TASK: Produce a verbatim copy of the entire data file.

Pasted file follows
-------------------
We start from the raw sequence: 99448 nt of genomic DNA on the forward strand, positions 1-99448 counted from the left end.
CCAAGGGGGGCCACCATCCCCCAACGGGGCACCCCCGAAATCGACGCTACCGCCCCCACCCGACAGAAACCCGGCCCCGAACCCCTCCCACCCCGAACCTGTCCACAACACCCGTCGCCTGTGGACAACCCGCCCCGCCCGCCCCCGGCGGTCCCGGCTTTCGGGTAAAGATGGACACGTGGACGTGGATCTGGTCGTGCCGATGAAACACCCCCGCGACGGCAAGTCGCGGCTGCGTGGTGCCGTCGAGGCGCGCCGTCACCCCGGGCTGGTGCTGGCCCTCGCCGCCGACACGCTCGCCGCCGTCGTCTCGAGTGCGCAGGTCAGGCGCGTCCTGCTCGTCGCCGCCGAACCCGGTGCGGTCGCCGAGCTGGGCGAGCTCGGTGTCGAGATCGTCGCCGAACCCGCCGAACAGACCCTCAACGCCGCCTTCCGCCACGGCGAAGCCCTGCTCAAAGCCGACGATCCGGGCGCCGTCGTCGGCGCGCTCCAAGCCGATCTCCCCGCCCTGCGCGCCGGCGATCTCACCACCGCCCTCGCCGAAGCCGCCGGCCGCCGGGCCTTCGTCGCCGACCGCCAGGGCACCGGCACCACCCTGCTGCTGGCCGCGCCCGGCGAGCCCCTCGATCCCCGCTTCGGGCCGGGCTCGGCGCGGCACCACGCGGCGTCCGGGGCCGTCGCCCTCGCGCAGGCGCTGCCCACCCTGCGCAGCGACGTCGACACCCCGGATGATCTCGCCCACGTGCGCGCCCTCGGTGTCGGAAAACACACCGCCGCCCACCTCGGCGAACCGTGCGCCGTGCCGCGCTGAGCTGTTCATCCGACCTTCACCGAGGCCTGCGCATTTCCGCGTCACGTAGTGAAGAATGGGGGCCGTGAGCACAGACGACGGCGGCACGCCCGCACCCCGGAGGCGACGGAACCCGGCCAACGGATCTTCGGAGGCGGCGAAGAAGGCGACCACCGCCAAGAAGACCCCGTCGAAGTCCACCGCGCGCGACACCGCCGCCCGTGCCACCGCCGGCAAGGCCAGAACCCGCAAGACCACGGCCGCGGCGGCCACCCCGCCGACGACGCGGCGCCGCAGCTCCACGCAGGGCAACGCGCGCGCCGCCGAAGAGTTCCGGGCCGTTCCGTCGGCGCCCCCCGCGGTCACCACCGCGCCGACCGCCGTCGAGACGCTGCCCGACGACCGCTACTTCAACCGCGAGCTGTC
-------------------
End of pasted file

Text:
We start from the raw sequence: 99448 nt of genomic DNA on the forward strand, positions 1-99448 counted from the left end.
CCAAGGGGGGCCACCATCCCCCAACGGGGCACCCCCGAAATCGACGCTACCGCCCCCACCCGACAGAAACCCGGCCCCGAACCCCTCCCACCCCGAACCTGTCCACAACACCCGTCGCCTGTGGACAACCCGCCCCGCCCGCCCCCGGCGGTCCCGGCTTTCGGGTAAAGATGGACACGTGGACGTGGATCTGGTCGTGCCGATGAAACACCCCCGCGACGGCAAGTCGCGGCTGCGTGGTGCCGTCGAGGCGCGCCGTCACCCCGGGCTGGTGCTGGCCCTCGCCGCCGACACGCTCGCCGCCGTCGTCTCGAGTGCGCAGGTCAGGCGCGTCCTGCTCGTCGCCGCCGAACCCGGTGCGGTCGCCGAGCTGGGCGAGCTCGGTGTCGAGATCGTCGCCGAACCCGCCGAACAGACCCTCAACGCCGCCTTCCGCCACGGCGAAGCCCTGCTCAAAGCCGACGATCCGGGCGCCGTCGTCGGCGCGCTCCAAGCCGATCTCCCCGCCCTGCGCGCCGGCGATCTCACCACCGCCCTCGCCGAAGCCGCCGGCCGCCGGGCCTTCGTCGCCGACCGCCAGGGCACCGGCACCACCCTGCTGCTGGCCGCGCCCGGCGAGCCCCTCGATCCCCGCTTCGGGCCGGGCTCGGCGCGGCACCACGCGGCGTCCGGGGCCGTCGCCCTCGCGCAGGCGCTGCCCACCCTGCGCAGCGACGTCGACACCCCGGATGATCTCGCCCACGTGCGCGCCCTCGGTGTCGGAAAACACACCGCCGCCCACCTCGGCGAACCGTGCGCCGTGCCGCGCTGAGCTGTTCATCCGACCTTCACCGAGGCCTGCGCATTTCCGCGTCACGTAGTGAAGAATGGGGGCCGTGAGCACAGACGACGGCGGCACGCCCGCACCCCGGAGGCGACGGAACCCGGCCAACGGATCTTCGGAGGCGGCGAAGAAGGCGACCACCGCCAAGAAGACCCCGTCGAAGTCCACCGCGCGCGACACCGCCGCCCGTGCCACCGCCGGCAAGGCCAGAACCCGCAAGACCACGGCCGCGGCGGCCACCCCGCCGACGACGCGGCGCCGCAGCTCCACGCAGGGCAACGCGCGCGCCGCCGAAGAGTTCCGGGCCGTTCCGTCGGCGCCCCCCGCGGTCACCACCGCGCCGACCGCCGTCGAGACGCTGCCCGACGACCGCTACTTCAACCGCGAGCTGTC